Greek filmmaker Yorgos Lanthimos has often been compared to Stanley Kubrick, so it’s easy to say that The Favourite is his Barry Lyndon. But it’s also accurate. Just as that 1975 film was both a commentary on human nature and a blatant parody of European costume dramas, The Favourite visits the early 18th-century court of England’s Queen Anne to spoof the genre (these have to be the wiggiest wigs ever) and employ dark humor/casual cruelty to expose the hearts of men.
Or, in this case, women. Written by Deborah Davis and Tony McNamara, the film centers on the political and personal dynamic among three conniving figures: Queen Anne herself (Olivia Colman), her close friend and advisor Lady Sarah (Rachel Weisz), and a new maid with a complicated past (Emma Stone). The Favourite looks the part, with sumptuous costume design and vast spaces lined with tapestry-clad walls, but Lanthimos adds a few idiosyncratic flourishes (an occasional fisheye lens, sweeping pans that take in the enormity of these chambers). We also get another signature Lanthimos dance sequence, which is decidedly and refreshingly not of the period.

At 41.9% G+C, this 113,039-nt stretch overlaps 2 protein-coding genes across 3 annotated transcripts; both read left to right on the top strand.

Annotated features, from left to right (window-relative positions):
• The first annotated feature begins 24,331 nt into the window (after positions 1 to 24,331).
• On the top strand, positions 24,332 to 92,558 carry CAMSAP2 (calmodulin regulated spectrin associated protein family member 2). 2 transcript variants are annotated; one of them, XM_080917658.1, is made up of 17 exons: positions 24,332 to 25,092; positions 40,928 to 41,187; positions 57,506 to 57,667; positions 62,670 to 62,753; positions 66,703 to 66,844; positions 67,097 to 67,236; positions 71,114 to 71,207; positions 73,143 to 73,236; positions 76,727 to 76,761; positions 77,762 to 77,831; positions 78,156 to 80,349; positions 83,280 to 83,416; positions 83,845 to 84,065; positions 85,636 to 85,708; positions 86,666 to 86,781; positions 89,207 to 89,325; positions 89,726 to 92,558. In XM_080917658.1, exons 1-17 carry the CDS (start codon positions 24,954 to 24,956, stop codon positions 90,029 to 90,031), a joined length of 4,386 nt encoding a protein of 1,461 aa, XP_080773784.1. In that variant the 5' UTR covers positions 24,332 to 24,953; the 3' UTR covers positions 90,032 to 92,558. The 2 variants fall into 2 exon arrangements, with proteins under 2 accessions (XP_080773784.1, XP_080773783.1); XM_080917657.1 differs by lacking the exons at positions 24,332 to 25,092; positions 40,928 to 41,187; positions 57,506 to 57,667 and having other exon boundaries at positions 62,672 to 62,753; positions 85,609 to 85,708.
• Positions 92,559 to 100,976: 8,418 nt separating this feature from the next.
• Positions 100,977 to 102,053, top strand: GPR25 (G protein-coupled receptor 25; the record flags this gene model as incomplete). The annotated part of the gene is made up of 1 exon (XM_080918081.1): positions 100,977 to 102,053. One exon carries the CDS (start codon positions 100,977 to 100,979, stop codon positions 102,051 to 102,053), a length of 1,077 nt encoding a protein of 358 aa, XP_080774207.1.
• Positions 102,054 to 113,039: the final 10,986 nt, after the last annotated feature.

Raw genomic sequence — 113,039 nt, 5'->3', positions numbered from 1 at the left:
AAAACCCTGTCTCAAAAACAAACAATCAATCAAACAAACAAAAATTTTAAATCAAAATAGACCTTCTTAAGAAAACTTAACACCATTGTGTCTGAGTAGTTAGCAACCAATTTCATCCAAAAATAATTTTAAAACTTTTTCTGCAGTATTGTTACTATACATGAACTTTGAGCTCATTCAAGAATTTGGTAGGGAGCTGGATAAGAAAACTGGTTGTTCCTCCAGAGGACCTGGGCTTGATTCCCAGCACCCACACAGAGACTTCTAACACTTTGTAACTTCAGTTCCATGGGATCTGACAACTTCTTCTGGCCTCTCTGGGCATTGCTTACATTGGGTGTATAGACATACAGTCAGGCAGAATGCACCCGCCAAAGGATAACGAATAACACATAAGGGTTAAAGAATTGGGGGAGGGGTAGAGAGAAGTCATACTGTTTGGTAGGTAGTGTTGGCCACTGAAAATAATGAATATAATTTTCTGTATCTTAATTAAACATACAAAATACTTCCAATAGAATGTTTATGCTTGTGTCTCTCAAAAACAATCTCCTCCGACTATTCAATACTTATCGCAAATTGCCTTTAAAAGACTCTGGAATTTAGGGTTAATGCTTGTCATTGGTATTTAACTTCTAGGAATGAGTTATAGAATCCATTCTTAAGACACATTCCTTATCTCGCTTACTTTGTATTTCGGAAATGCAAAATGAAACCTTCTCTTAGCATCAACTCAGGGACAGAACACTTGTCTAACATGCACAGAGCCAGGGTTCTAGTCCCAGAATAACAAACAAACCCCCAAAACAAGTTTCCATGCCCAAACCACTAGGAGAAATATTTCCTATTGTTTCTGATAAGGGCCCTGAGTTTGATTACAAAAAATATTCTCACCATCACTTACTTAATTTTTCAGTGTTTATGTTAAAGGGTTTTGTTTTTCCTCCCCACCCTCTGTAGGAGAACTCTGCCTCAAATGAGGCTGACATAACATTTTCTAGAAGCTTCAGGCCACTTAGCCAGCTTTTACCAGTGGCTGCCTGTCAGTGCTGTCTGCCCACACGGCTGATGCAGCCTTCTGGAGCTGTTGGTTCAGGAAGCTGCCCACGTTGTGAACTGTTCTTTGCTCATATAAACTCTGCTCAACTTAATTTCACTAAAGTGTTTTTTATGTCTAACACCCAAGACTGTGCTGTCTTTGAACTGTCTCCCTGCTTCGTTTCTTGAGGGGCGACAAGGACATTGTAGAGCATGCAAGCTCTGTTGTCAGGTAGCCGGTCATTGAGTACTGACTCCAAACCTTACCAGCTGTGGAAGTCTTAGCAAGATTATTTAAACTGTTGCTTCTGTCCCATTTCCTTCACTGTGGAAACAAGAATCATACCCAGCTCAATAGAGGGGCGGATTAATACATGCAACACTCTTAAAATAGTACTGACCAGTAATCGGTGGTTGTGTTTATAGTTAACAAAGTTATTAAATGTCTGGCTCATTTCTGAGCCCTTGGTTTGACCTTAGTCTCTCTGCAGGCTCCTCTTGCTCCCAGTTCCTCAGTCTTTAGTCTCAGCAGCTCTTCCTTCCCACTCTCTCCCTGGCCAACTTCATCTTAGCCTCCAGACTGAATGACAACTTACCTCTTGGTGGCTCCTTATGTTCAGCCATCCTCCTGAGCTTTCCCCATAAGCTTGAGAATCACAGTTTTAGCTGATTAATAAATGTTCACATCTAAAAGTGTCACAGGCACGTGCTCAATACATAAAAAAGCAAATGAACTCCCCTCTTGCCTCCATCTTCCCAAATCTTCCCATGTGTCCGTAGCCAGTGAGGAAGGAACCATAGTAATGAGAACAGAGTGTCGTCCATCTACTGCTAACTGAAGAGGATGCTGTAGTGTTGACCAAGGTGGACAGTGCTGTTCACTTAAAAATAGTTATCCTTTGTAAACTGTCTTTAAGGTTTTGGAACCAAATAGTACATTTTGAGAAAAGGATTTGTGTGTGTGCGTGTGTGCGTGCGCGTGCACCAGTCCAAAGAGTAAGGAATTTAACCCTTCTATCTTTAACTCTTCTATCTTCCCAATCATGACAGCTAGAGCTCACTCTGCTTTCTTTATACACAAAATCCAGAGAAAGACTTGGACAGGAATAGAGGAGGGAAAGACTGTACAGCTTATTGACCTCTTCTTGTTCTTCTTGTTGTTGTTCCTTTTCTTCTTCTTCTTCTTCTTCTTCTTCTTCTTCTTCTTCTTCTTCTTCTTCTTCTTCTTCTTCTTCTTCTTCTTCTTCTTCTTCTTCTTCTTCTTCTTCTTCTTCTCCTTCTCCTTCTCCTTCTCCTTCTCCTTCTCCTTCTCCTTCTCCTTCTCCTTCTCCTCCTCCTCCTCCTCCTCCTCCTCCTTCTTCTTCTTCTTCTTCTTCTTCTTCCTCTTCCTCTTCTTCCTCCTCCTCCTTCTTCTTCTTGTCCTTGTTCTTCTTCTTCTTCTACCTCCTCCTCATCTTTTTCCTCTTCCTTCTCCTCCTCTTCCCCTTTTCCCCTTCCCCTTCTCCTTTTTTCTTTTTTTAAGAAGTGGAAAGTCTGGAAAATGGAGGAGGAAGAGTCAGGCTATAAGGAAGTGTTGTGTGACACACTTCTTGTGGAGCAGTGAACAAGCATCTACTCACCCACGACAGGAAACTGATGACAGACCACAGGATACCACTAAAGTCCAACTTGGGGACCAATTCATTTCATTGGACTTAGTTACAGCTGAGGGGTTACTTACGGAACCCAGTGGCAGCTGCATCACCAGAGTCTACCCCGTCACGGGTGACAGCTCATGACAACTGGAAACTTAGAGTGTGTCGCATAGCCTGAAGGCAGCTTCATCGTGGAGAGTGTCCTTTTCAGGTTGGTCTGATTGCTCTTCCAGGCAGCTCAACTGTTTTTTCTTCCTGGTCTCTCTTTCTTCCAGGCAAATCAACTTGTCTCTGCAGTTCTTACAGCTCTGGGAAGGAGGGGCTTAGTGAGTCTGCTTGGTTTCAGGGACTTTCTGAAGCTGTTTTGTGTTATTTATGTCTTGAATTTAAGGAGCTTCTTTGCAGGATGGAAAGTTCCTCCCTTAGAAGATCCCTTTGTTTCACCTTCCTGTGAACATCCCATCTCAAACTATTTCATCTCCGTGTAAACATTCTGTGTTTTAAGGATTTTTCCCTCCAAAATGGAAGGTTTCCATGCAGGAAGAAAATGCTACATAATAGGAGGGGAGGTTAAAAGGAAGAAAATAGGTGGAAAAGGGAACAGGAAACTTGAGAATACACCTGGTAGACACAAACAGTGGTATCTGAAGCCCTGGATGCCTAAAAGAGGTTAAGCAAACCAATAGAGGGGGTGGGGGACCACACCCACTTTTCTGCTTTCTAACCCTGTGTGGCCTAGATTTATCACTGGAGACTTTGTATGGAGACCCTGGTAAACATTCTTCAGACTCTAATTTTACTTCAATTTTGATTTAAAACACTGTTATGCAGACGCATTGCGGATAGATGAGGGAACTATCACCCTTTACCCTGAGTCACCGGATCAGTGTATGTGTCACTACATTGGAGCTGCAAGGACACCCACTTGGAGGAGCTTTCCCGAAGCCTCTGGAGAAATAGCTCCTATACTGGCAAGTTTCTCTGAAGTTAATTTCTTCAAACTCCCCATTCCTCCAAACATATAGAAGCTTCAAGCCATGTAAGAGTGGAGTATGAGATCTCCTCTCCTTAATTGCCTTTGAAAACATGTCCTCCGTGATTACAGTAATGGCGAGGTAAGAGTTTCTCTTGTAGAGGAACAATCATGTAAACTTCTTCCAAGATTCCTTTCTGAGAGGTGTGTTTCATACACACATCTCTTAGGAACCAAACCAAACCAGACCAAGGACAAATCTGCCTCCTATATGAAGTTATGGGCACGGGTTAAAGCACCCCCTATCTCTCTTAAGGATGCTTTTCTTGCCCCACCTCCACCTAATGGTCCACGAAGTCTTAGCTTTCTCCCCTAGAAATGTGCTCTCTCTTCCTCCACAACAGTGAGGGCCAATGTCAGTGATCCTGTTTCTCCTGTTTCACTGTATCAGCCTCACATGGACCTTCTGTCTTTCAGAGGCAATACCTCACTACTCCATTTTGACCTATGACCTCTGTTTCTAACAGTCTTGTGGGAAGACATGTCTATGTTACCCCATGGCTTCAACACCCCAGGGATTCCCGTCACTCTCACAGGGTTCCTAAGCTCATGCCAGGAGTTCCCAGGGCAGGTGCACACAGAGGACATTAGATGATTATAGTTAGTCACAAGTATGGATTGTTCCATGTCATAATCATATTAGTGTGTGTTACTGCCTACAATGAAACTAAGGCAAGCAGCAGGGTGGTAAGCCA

As for the actors, Weisz gets to showcase her skill for subterfuge, while Stone reveals new levels of manipulation and deceit. But it’s the lesser-known Colman, as Queen Anne, who ultimately wrests control of the film. At once the ultimate manipulator and the most easily manipulated, the sickly Anne is something of a King Lear figure, and Colman gives her the weary ferocity of a dying animal. She’s somehow the most monstrous presence and the most sympathetic, which in a Lanthimos movie (or a Kubrick one, for that matter) is a rare feat indeed.